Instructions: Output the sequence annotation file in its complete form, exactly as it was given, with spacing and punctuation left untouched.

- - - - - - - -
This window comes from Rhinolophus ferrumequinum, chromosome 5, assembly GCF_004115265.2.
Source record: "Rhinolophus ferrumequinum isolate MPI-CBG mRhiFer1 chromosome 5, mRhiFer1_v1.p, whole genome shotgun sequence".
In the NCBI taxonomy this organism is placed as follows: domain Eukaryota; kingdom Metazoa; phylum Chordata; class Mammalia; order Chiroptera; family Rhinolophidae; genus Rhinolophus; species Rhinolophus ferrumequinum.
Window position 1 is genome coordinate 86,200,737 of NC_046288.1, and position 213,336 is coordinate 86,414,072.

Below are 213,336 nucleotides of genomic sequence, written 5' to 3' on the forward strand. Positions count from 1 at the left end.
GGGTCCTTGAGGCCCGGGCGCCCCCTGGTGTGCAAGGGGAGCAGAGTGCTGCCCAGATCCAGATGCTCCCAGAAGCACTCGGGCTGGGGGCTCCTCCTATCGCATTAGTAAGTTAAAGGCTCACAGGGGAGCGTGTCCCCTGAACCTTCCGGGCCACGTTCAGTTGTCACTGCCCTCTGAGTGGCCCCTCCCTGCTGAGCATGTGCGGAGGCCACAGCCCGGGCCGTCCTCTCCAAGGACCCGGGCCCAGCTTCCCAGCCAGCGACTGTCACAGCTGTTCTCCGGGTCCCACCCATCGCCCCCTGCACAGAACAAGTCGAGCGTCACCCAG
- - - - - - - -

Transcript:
This window comes from Rhinolophus ferrumequinum, chromosome 5, assembly GCF_004115265.2.
Source record: "Rhinolophus ferrumequinum isolate MPI-CBG mRhiFer1 chromosome 5, mRhiFer1_v1.p, whole genome shotgun sequence".
In the NCBI taxonomy this organism is placed as follows: domain Eukaryota; kingdom Metazoa; phylum Chordata; class Mammalia; order Chiroptera; family Rhinolophidae; genus Rhinolophus; species Rhinolophus ferrumequinum.
Window position 1 is genome coordinate 86,200,737 of NC_046288.1, and position 213,336 is coordinate 86,414,072.

Below are 213,336 nucleotides of genomic sequence, written 5' to 3' on the forward strand. Positions count from 1 at the left end.
GGGTCCTTGAGGCCCGGGCGCCCCCTGGTGTGCAAGGGGAGCAGAGTGCTGCCCAGATCCAGATGCTCCCAGAAGCACTCGGGCTGGGGGCTCCTCCTATCGCATTAGTAAGTTAAAGGCTCACAGGGGAGCGTGTCCCCTGAACCTTCCGGGCCACGTTCAGTTGTCACTGCCCTCTGAGTGGCCCCTCCCTGCTGAGCATGTGCGGAGGCCACAGCCCGGGCCGTCCTCTCCAAGGACCCGGGCCCAGCTTCCCAGCCAGCGACTGTCACAGCTGTTCTCCGGGTCCCACCCATCGCCCCCTGCACAGAACAAGTCGAGCGTCACCCAG